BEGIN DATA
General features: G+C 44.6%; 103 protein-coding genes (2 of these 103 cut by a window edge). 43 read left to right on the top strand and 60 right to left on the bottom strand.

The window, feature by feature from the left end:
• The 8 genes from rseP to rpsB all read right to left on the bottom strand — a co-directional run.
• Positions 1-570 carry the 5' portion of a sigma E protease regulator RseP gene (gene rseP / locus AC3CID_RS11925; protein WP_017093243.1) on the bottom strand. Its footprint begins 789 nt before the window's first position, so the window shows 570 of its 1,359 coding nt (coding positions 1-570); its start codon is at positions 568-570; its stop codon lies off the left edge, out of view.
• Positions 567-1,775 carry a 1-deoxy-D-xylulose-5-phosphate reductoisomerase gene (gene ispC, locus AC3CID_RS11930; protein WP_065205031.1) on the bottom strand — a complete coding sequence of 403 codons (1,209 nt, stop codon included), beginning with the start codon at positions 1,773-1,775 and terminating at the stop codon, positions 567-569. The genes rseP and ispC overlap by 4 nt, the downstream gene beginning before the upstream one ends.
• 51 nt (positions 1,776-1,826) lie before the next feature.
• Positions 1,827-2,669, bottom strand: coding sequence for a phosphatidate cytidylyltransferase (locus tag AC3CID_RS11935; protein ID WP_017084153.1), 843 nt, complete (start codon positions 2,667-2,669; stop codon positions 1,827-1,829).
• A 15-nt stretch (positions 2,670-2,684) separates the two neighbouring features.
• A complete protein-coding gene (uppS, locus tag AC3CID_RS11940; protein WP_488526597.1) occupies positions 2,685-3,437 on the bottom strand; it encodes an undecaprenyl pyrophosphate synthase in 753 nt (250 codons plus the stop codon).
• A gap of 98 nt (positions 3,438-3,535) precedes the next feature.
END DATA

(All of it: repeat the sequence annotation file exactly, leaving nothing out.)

General features: G+C 44.6%; 103 protein-coding genes (2 of these 103 cut by a window edge). 43 read left to right on the top strand and 60 right to left on the bottom strand.

The window, feature by feature from the left end:
• The 8 genes from rseP to rpsB all read right to left on the bottom strand — a co-directional run.
• Positions 1-570 carry the 5' portion of a sigma E protease regulator RseP gene (gene rseP / locus AC3CID_RS11925; protein WP_017093243.1) on the bottom strand. Its footprint begins 789 nt before the window's first position, so the window shows 570 of its 1,359 coding nt (coding positions 1-570); its start codon is at positions 568-570; its stop codon lies off the left edge, out of view.
• Positions 567-1,775 carry a 1-deoxy-D-xylulose-5-phosphate reductoisomerase gene (gene ispC, locus AC3CID_RS11930; protein WP_065205031.1) on the bottom strand — a complete coding sequence of 403 codons (1,209 nt, stop codon included), beginning with the start codon at positions 1,773-1,775 and terminating at the stop codon, positions 567-569. The genes rseP and ispC overlap by 4 nt, the downstream gene beginning before the upstream one ends.
• 51 nt (positions 1,776-1,826) lie before the next feature.
• Positions 1,827-2,669, bottom strand: coding sequence for a phosphatidate cytidylyltransferase (locus tag AC3CID_RS11935; protein ID WP_017084153.1), 843 nt, complete (start codon positions 2,667-2,669; stop codon positions 1,827-1,829).
• A 15-nt stretch (positions 2,670-2,684) separates the two neighbouring features.
• A complete protein-coding gene (uppS, locus tag AC3CID_RS11940; protein WP_488526597.1) occupies positions 2,685-3,437 on the bottom strand; it encodes an undecaprenyl pyrophosphate synthase in 753 nt (250 codons plus the stop codon).
• A gap of 98 nt (positions 3,438-3,535) precedes the next feature.